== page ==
An uncommon amount of wisdom has been shared with me recently that I want to pass along. I’m not sure if the stars aligned, people came back from the holidays rested, or I’m doing a better job of listening, but some obvious truths about leadership have been there for the taking.
Helping someone else resolve a tough problem can be a growth experience for both the coach and the person helped if the coaching is well delivered and well received. Dale Emery offered a clever idea about coaching a few years ago that stuck with me: “The first thing you need to coach someone effectively is his or her permission.” Since most of us have been the victims of unwanted “help” at some point, the power of this idea is apparent.
I was having coffee with a friend, Tim, the other day, and he was talking about a new project executive that he liked. “Rather than saying, ‘Tim, please go help Mary with X,’” my friend said, “this guy would tell Mary, ‘Mary, I suggest you ask Tim for help with X.’” Brilliant. This hadn’t occurred to me before, but it helps work out the “permission” to coach in a professional setting. Tim said it also makes clearer that the problem is still Mary’s responsibility, for the problem has not been shifted to the coach.
Usually one actionable and memorable idea a month is a pretty good pace, but the gifts kept coming.
One way to get a discount on my gym membership is to attend a series of classes they offer on better living (eating, exercise, etc.). I was only marginally interested in the content, but it cuts your monthly dues by $20, and my regular racquetball partner—a young and starving bachelor—was taking the classes to save some money, so I figured I would tag along and save some cash, too.
The dietician teaching the “eating right” class was a fit and knowledgeable lady of about 50. I imagined that her entire career consisted of trying to show people how to improve their food selection process, and clearly she was used to facing audiences with different opinions, experiences, and expectations that caused resistance to her message. Once I realized she was advocating process improvement, I heard what she said from a whole new perspective:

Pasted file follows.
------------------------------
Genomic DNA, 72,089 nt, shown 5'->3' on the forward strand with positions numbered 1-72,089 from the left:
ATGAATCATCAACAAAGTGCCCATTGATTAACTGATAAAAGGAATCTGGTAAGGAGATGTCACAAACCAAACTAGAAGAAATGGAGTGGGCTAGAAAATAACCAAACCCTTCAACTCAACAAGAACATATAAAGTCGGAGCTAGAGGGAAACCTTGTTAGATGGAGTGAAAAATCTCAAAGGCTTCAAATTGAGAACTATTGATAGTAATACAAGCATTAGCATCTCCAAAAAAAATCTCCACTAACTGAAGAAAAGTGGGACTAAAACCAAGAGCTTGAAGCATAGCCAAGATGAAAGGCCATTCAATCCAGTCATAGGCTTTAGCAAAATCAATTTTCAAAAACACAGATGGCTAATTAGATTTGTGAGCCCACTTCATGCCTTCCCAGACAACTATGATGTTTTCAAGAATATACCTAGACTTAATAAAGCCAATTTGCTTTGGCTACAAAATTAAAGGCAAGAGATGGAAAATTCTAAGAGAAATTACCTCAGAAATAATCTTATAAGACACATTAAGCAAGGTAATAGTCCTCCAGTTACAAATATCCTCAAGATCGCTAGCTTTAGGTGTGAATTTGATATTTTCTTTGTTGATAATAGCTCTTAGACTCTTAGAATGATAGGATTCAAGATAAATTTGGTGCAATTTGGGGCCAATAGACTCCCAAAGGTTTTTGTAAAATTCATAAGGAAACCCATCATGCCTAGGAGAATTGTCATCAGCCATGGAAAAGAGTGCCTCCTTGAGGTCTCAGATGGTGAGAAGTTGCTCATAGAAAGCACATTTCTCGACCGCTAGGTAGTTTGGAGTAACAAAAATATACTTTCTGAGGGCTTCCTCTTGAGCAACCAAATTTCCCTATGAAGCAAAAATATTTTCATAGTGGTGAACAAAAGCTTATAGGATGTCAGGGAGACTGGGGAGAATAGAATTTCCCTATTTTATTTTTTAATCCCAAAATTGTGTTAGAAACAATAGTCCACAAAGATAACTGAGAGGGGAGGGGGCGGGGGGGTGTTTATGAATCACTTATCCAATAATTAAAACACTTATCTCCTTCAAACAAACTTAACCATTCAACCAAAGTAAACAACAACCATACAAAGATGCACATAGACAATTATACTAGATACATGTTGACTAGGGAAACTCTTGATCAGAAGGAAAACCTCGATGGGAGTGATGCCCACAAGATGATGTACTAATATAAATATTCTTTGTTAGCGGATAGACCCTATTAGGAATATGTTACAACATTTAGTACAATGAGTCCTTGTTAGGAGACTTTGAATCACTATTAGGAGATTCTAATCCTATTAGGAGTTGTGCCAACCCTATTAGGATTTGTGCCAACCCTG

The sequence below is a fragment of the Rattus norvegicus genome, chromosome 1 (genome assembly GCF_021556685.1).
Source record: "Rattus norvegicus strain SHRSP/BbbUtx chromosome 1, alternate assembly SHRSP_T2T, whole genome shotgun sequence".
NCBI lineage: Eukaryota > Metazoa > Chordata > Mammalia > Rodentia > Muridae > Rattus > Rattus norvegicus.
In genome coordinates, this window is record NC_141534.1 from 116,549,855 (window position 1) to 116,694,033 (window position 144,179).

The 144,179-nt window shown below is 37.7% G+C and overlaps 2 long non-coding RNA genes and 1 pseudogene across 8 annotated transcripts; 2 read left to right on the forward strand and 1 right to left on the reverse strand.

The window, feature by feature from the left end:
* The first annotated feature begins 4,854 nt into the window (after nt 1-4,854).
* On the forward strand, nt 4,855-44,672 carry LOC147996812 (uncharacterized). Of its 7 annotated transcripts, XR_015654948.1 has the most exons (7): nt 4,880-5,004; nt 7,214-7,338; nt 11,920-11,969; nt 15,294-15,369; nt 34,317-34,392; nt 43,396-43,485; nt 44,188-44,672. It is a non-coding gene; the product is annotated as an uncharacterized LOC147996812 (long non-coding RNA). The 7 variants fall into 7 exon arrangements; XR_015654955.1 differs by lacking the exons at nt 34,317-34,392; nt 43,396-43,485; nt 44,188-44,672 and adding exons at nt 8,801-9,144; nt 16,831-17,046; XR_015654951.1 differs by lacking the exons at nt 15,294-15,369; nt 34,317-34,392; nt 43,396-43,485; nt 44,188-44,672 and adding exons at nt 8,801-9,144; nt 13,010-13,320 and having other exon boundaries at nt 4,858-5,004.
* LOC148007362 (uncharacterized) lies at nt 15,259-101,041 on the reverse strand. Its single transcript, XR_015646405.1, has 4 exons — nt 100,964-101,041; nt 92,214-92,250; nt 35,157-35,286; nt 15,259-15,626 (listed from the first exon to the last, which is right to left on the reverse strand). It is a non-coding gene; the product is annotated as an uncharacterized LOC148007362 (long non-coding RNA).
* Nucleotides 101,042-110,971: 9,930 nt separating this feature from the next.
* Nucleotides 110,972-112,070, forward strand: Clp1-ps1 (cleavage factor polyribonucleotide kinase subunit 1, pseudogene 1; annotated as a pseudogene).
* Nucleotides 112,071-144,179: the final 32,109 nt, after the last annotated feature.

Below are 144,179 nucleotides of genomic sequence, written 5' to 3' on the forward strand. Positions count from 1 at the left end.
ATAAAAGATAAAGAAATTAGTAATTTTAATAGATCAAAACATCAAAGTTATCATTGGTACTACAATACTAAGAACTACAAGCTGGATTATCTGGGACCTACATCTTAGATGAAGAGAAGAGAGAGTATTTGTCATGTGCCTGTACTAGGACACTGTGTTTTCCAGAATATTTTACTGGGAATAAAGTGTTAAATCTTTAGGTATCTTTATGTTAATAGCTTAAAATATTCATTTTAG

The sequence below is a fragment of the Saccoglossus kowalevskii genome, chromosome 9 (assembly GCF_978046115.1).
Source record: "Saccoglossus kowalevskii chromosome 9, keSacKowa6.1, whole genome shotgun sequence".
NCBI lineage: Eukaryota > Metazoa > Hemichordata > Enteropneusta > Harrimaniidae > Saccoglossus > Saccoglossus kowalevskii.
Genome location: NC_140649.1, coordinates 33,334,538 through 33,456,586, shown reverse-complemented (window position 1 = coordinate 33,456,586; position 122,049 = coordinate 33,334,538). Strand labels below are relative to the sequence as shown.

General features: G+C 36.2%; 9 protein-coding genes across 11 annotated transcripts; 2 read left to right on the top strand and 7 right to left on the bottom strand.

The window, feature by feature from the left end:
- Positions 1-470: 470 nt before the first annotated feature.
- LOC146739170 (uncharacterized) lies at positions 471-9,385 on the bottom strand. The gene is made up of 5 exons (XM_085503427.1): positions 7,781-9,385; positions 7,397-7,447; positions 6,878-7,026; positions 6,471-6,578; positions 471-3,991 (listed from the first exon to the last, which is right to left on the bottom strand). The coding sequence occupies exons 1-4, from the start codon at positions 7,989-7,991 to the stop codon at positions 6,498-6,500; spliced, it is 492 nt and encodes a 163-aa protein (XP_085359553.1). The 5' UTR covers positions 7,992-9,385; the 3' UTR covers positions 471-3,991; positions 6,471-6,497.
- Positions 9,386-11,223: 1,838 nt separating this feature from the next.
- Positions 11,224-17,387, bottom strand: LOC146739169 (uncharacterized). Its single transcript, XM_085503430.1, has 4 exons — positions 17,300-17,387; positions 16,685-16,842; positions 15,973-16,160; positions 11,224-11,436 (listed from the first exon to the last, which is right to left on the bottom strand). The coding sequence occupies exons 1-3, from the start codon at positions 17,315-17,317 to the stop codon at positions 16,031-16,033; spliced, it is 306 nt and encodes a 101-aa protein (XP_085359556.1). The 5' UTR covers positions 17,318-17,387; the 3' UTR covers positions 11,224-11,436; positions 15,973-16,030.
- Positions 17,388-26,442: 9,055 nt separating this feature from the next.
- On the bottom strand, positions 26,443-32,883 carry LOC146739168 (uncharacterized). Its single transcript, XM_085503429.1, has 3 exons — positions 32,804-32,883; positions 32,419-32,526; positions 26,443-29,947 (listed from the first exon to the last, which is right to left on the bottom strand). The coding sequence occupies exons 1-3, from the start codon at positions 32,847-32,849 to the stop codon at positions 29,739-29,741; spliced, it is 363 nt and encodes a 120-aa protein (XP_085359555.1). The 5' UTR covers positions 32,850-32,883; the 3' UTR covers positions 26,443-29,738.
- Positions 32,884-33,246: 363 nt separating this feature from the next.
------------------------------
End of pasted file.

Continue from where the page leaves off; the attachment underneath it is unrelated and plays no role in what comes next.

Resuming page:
I’m not suggesting you go from a fast-food, fat-rich, vegetable-free diet to a vegan diet consuming only of things you grow organically in your backyard. What I’m suggesting is that you look to make modest improvements over time—a few more vegetables, water instead of soda occasionally, and maybe having two slices of pizza rather than three. Over time, if you integrate these small changes and see some results, you can ask yourself if you are satisfied, or want to go a little further.
I’ve probably been told something similar a hundred times, but this was the first time I’d framed it as a process improvement suggestion. It immediately called to mind the off-putting process improvement zealots I’ve encountered with the one true way of doing things and for whom anything less is unacceptable. This dietician’s approach gave people in the class permission to try something without threatening established patterns. We’ll see if it sticks, but I have consciously made a couple of healthy choices during the past week or so, and I’m more conscious of when I’m making unhealthy choices, as well.
I’ve been consulting on a couple of huge projects—multi-year, enterprise-wide, over-eight-digit-budget affairs. I was talking with one of the project executives about some of the current issues (there are